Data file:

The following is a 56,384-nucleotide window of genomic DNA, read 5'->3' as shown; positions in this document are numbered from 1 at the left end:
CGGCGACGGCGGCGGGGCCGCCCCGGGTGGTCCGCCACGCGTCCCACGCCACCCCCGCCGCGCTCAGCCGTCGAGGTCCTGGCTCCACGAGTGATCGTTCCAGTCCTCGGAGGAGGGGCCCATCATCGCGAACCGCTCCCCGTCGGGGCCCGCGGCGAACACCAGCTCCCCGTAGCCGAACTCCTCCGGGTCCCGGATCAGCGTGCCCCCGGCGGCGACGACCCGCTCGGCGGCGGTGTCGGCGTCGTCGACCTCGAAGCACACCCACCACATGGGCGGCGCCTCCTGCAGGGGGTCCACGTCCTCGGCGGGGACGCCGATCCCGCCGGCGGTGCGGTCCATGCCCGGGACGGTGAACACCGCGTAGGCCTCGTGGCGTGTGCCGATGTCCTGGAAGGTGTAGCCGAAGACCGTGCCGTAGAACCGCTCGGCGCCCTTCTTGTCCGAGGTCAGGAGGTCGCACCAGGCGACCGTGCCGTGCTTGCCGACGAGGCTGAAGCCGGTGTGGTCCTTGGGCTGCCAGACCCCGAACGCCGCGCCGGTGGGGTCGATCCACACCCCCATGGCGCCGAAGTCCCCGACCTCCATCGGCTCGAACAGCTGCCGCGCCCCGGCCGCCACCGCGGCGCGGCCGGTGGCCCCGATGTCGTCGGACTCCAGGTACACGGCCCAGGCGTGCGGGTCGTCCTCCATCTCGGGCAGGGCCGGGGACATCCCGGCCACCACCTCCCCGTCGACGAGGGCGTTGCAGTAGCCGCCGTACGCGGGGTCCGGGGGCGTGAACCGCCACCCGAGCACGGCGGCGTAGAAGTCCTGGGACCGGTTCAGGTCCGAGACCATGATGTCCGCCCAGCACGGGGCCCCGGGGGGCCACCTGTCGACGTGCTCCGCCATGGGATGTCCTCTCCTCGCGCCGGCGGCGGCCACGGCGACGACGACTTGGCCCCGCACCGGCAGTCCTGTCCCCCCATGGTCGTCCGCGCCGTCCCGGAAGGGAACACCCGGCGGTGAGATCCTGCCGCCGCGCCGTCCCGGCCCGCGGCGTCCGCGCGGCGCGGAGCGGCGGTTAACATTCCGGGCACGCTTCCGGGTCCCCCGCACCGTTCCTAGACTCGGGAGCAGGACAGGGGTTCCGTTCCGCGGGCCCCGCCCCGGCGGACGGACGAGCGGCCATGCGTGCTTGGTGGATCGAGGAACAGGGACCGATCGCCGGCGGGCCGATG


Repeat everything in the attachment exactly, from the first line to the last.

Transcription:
The following is a 56,384-nucleotide window of genomic DNA, read 5'->3' as shown; positions in this document are numbered from 1 at the left end:
CGGCGACGGCGGCGGGGCCGCCCCGGGTGGTCCGCCACGCGTCCCACGCCACCCCCGCCGCGCTCAGCCGTCGAGGTCCTGGCTCCACGAGTGATCGTTCCAGTCCTCGGAGGAGGGGCCCATCATCGCGAACCGCTCCCCGTCGGGGCCCGCGGCGAACACCAGCTCCCCGTAGCCGAACTCCTCCGGGTCCCGGATCAGCGTGCCCCCGGCGGCGACGACCCGCTCGGCGGCGGTGTCGGCGTCGTCGACCTCGAAGCACACCCACCACATGGGCGGCGCCTCCTGCAGGGGGTCCACGTCCTCGGCGGGGACGCCGATCCCGCCGGCGGTGCGGTCCATGCCCGGGACGGTGAACACCGCGTAGGCCTCGTGGCGTGTGCCGATGTCCTGGAAGGTGTAGCCGAAGACCGTGCCGTAGAACCGCTCGGCGCCCTTCTTGTCCGAGGTCAGGAGGTCGCACCAGGCGACCGTGCCGTGCTTGCCGACGAGGCTGAAGCCGGTGTGGTCCTTGGGCTGCCAGACCCCGAACGCCGCGCCGGTGGGGTCGATCCACACCCCCATGGCGCCGAAGTCCCCGACCTCCATCGGCTCGAACAGCTGCCGCGCCCCGGCCGCCACCGCGGCGCGGCCGGTGGCCCCGATGTCGTCGGACTCCAGGTACACGGCCCAGGCGTGCGGGTCGTCCTCCATCTCGGGCAGGGCCGGGGACATCCCGGCCACCACCTCCCCGTCGACGAGGGCGTTGCAGTAGCCGCCGTACGCGGGGTCCGGGGGCGTGAACCGCCACCCGAGCACGGCGGCGTAGAAGTCCTGGGACCGGTTCAGGTCCGAGACCATGATGTCCGCCCAGCACGGGGCCCCGGGGGGCCACCTGTCGACGTGCTCCGCCATGGGATGTCCTCTCCTCGCGCCGGCGGCGGCCACGGCGACGACGACTTGGCCCCGCACCGGCAGTCCTGTCCCCCCATGGTCGTCCGCGCCGTCCCGGAAGGGAACACCCGGCGGTGAGATCCTGCCGCCGCGCCGTCCCGGCCCGCGGCGTCCGCGCGGCGCGGAGCGGCGGTTAACATTCCGGGCACGCTTCCGGGTCCCCCGCACCGTTCCTAGACTCGGGAGCAGGACAGGGGTTCCGTTCCGCGGGCCCCGCCCCGGCGGACGGACGAGCGGCCATGCGTGCTTGGTGGATCGAGGAACAGGGACCGATCGCCGGCGGGCCGATG